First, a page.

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Parker Engine Mobile OE: Racor Products Blog & Information - North America

Cold Weather Diesel Fuel Filtration

Cold Weather and Diesel Fuel:

After an unusually cold storm you may wonder why your diesel vehicle had low power, or wouldn’t start in the first place. What with gasoline vehicles driving around without a care, why is it diesel vehicle owners have so many cold weather problems? While filtering diesel fuel is always necessary, filtering diesel in sub-freezing conditions often leads to plugged fuel filters and poor engine performance. It all comes down to diesel “cloud point” and “pour point”.

Cloud Point:

All #2 diesels contain naturally occurring dissolved paraffin waxes, which contribute much of the power density diesel fuel is known for. Depending upon the quality and blend of the diesel fuel, its “cloud point” (the point at which paraffin crystals precipitate out of solution) may be 0°F to 45°F (-17°C to 7.2°C), or even higher.

Once these paraffin crystals drop out of solution, they quickly coat and clog fuel filter elements, slowing or stopping fuel flow and proper vehicle operation. In addition, any water present may crystalize as icy slush, slowing fuel flow even more quickly. Unfortunately, a filter clogged with wax and water won’t start flowing again until the filter and fuel is much warmer than the temperature that started the clogging in the first place.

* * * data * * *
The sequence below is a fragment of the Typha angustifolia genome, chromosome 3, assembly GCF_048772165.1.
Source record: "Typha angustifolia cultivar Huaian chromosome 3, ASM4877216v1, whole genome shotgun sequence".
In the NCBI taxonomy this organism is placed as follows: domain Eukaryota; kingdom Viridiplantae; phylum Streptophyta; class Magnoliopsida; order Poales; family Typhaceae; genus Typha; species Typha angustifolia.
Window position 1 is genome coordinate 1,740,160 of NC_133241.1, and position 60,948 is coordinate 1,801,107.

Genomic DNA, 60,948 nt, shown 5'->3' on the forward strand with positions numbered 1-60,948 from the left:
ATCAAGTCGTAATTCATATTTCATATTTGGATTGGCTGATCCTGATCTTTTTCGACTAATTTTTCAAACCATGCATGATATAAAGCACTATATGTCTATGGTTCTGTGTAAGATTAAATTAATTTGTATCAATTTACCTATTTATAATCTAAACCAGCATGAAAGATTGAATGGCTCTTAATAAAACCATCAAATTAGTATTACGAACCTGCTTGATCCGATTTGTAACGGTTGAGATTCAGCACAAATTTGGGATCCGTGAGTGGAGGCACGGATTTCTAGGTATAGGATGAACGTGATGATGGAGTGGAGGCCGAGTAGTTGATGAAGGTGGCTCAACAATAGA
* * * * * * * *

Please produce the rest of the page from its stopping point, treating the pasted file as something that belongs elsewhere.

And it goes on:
In winter months and cold climates, fuel refiners blend #2 diesel with #1 diesel to fight cold weather filter clogging. The reason for this is that #1 diesel does not contain paraffin waxes; blending with #2 dilutes the amount of dissolved wax to the point that it no longer poses a problem. However, there is no guarantee the diesel fuel you get is actually blended to work at a temperature experienced by your diesel vehicle.

Pour Point:

Another (less likely) consideration for diesel fuel in cold weather is the pour point. Pour point is literally the point that the diesel fuel will no longer pour (flow freely) because so much wax has crystalized. If properly blended, diesel fuel will flow freely down to -20°F. The possible flow temperature drops to -40°F if using 100% #1 diesel. If your fuel goes below these temperatures, the result is diesel fuel with the consistency of a frozen drink.


The use of biodiesel by itself or as a blend presents yet another cold weather problem, as biodiesel holds much more dissolved water and has a higher cloud and pour point compared to regular diesel. Having a tank full of diesel fuel blended for warmer temperatures is a sure way to have problems on an extra cold day. So, filter clogging problems associated with cold weather are not a filter element failure; it is a problem inherent to using diesel fuel.

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